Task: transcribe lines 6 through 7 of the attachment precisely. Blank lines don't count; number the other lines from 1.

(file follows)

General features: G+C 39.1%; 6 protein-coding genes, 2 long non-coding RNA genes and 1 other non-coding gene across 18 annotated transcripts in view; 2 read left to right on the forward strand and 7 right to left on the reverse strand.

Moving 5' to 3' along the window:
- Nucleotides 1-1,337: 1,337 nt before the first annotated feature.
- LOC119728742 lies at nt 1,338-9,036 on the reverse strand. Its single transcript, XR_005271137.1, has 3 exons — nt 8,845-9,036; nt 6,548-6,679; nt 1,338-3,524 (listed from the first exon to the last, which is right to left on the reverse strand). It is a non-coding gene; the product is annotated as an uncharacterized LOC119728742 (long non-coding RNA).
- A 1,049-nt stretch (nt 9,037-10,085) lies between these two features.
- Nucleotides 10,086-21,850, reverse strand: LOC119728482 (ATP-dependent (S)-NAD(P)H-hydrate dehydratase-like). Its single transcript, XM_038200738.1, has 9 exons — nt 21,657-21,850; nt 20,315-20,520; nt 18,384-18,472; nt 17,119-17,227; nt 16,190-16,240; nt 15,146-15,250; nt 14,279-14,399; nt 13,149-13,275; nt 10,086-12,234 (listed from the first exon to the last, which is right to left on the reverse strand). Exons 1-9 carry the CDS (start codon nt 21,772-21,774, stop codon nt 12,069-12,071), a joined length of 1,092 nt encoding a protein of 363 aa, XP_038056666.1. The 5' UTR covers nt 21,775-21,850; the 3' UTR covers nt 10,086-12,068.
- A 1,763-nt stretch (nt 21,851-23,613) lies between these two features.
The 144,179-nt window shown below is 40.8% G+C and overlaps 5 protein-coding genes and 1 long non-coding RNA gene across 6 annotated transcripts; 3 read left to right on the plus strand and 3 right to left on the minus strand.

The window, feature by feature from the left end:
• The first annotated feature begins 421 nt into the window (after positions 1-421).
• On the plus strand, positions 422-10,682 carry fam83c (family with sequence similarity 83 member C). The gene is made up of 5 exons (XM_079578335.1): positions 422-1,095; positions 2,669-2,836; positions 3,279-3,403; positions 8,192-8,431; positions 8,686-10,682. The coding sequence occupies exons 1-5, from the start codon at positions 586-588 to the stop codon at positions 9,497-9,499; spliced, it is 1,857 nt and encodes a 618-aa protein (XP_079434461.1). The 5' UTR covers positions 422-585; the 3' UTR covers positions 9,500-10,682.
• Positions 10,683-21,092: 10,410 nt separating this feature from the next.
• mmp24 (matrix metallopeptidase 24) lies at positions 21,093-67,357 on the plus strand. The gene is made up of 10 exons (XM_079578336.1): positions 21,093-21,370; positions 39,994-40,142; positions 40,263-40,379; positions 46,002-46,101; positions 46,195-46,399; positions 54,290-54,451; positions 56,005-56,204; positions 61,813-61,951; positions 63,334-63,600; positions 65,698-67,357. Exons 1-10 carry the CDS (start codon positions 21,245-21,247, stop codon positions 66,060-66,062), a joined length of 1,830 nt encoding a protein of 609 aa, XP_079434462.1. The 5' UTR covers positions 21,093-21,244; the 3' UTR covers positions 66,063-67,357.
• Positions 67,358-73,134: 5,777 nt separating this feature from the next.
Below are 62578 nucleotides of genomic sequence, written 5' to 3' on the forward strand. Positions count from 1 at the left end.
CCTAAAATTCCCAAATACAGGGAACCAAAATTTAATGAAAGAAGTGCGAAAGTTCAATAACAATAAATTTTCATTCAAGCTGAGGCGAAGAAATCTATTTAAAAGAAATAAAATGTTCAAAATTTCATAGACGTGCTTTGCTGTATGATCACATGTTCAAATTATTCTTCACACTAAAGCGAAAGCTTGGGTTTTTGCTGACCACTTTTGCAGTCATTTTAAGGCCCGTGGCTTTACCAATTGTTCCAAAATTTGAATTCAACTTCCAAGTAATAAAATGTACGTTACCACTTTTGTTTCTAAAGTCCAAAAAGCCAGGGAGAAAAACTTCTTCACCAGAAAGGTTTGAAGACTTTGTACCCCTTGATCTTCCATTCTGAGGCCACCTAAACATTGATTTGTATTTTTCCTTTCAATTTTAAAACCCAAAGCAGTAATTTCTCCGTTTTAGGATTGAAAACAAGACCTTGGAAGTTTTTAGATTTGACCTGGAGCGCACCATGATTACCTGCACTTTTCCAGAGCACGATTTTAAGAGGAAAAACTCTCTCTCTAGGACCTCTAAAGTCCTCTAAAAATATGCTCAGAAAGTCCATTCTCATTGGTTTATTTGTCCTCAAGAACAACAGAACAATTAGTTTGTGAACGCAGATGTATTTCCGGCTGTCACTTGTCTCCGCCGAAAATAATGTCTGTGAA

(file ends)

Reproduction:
- Nucleotides 10,086-21,850, reverse strand: LOC119728482 (ATP-dependent (S)-NAD(P)H-hydrate dehydratase-like). Its single transcript, XM_038200738.1, has 9 exons — nt 21,657-21,850; nt 20,315-20,520; nt 18,384-18,472; nt 17,119-17,227; nt 16,190-16,240; nt 15,146-15,250; nt 14,279-14,399; nt 13,149-13,275; nt 10,086-12,234 (listed from the first exon to the last, which is right to left on the reverse strand). Exons 1-9 carry the CDS (start codon nt 21,772-21,774, stop codon nt 12,069-12,071), a joined length of 1,092 nt encoding a protein of 363 aa, XP_038056666.1. The 5' UTR covers nt 21,775-21,850; the 3' UTR covers nt 10,086-12,068.
- A 1,763-nt stretch (nt 21,851-23,613) lies between these two features.